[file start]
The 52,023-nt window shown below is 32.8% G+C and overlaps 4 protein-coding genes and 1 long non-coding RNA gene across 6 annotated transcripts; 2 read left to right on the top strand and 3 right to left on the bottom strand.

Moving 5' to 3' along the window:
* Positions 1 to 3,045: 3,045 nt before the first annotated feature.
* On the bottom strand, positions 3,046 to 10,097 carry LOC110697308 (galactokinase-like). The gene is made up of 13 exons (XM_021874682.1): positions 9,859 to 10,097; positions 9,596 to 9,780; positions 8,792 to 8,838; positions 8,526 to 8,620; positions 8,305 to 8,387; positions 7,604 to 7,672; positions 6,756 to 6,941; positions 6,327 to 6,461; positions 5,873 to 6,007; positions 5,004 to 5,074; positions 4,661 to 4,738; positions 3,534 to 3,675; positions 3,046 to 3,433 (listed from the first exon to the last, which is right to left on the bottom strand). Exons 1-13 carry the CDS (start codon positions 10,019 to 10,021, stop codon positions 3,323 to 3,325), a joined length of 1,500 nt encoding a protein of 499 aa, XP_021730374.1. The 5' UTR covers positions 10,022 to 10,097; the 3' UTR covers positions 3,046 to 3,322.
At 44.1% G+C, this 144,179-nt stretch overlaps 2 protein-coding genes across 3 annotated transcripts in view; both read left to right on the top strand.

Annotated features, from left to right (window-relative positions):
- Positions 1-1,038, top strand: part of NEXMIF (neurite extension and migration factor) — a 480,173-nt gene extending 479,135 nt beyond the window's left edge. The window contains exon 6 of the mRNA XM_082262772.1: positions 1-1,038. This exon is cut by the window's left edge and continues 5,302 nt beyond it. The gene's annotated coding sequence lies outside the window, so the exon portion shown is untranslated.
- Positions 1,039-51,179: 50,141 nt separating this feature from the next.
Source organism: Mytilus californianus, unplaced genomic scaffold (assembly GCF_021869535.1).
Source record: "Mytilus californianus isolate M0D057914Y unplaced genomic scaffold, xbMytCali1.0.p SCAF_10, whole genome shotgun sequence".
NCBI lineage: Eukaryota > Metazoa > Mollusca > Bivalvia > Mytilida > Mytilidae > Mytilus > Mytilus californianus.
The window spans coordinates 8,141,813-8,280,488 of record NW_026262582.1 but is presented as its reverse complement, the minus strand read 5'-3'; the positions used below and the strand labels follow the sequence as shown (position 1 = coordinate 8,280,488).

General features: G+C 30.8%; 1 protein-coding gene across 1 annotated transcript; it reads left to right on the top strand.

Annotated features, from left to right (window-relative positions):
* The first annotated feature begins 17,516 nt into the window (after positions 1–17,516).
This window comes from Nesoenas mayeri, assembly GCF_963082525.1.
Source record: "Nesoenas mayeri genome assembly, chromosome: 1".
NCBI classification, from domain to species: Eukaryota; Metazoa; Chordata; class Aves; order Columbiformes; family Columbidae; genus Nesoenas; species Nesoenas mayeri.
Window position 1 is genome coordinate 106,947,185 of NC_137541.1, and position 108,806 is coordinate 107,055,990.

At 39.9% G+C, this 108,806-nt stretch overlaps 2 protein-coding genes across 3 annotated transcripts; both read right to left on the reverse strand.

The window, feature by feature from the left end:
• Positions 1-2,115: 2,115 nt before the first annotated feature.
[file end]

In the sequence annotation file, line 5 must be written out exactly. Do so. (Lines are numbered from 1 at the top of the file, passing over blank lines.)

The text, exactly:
At 44.1% G+C, this 144,179-nt stretch overlaps 2 protein-coding genes across 3 annotated transcripts in view; both read left to right on the top strand.